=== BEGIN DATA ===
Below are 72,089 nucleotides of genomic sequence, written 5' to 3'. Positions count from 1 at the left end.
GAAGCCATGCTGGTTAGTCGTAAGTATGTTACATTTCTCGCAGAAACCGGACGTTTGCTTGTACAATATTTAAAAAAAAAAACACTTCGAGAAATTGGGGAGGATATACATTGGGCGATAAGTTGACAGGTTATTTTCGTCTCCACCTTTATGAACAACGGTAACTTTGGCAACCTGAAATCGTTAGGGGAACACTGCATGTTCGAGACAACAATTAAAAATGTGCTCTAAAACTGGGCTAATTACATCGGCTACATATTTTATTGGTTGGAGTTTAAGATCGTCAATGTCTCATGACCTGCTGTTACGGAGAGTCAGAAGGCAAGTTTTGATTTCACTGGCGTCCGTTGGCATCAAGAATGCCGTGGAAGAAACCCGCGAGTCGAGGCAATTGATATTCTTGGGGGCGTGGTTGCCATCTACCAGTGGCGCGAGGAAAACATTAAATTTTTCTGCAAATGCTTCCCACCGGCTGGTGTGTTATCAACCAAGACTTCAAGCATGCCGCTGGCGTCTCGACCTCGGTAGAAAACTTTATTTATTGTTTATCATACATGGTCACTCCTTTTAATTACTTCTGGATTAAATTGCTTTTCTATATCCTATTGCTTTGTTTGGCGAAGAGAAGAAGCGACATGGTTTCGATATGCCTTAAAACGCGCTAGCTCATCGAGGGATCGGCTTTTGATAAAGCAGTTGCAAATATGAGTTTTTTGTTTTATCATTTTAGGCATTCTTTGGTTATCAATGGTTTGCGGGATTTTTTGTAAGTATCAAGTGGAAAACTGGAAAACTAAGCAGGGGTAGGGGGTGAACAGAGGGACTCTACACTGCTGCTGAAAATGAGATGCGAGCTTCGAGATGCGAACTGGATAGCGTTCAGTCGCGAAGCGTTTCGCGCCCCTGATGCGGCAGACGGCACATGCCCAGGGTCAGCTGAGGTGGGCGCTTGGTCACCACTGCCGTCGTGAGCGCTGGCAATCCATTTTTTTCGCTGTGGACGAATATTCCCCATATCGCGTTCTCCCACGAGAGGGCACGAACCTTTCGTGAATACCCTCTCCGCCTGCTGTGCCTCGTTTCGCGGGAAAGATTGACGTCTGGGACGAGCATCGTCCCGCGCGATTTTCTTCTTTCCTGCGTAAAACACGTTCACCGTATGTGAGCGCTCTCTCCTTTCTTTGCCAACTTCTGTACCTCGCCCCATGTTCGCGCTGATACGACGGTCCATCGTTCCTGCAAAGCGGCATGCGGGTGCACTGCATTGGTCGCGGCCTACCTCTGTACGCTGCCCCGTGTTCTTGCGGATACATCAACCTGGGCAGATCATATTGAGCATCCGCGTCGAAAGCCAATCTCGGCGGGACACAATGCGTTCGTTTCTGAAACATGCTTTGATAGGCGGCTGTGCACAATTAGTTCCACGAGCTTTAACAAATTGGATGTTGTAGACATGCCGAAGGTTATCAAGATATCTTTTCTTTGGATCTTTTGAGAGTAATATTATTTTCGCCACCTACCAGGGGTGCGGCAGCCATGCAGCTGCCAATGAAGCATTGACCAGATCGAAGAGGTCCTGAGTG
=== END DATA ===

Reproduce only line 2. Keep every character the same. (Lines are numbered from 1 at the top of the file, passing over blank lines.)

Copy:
GAAGCCATGCTGGTTAGTCGTAAGTATGTTACATTTCTCGCAGAAACCGGACGTTTGCTTGTACAATATTTAAAAAAAAAAACACTTCGAGAAATTGGGGAGGATATACATTGGGCGATAAGTTGACAGGTTATTTTCGTCTCCACCTTTATGAACAACGGTAACTTTGGCAACCTGAAATCGTTAGGGGAACACTGCATGTTCGAGACAACAATTAAAAATGTGCTCTAAAACTGGGCTAATTACATCGGCTACATATTTTATTGGTTGGAGTTTAAGATCGTCAATGTCTCATGACCTGCTGTTACGGAGAGTCAGAAGGCAAGTTTTGATTTCACTGGCGTCCGTTGGCATCAAGAATGCCGTGGAAGAAACCCGCGAGTCGAGGCAATTGATATTCTTGGGGGCGTGGTTGCCATCTACCAGTGGCGCGAGGAAAACATTAAATTTTTCTGCAAATGCTTCCCACCGGCTGGTGTGTTATCAACCAAGACTTCAAGCATGCCGCTGGCGTCTCGACCTCGGTAGAAAACTTTATTTATTGTTTATCATACATGGTCACTCCTTTTAATTACTTCTGGATTAAATTGCTTTTCTATATCCTATTGCTTTGTTTGGCGAAGAGAAGAAGCGACATGGTTTCGATATGCCTTAAAACGCGCTAGCTCATCGAGGGATCGGCTTTTGATAAAGCAGTTGCAAATATGAGTTTTTTGTTTTATCATTTTAGGCATTCTTTGGTTATCAATGGTTTGCGGGATTTTTTGTAAGTATCAAGTGGAAAACTGGAAAACTAAGCAGGGGTAGGGGGTGAACAGAGGGACTCTACACTGCTGCTGAAAATGAGATGCGAGCTTCGAGATGCGAACTGGATAGCGTTCAGTCGCGAAGCGTTTCGCGCCCCTGATGCGGCAGACGGCACATGCCCAGGGTCAGCTGAGGTGGGCGCTTGGTCACCACTGCCGTCGTGAGCGCTGGCAATCCATTTTTTTCGCTGTGGACGAATATTCCCCATATCGCGTTCTCCCACGAGAGGGCACGAACCTTTCGTGAATACCCTCTCCGCCTGCTGTGCCTCGTTTCGCGGGAAAGATTGACGTCTGGGACGAGCATCGTCCCGCGCGATTTTCTTCTTTCCTGCGTAAAACACGTTCACCGTATGTGAGCGCTCTCTCCTTTCTTTGCCAACTTCTGTACCTCGCCCCATGTTCGCGCTGATACGACGGTCCATCGTTCCTGCAAAGCGGCATGCGGGTGCACTGCATTGGTCGCGGCCTACCTCTGTACGCTGCCCCGTGTTCTTGCGGATACATCAACCTGGGCAGATCATATTGAGCATCCGCGTCGAAAGCCAATCTCGGCGGGACACAATGCGTTCGTTTCTGAAACATGCTTTGATAGGCGGCTGTGCACAATTAGTTCCACGAGCTTTAACAAATTGGATGTTGTAGACATGCCGAAGGTTATCAAGATATCTTTTCTTTGGATCTTTTGAGAGTAATATTATTTTCGCCACCTACCAGGGGTGCGGCAGCCATGCAGCTGCCAATGAAGCATTGACCAGATCGAAGAGGTCCTGAGTG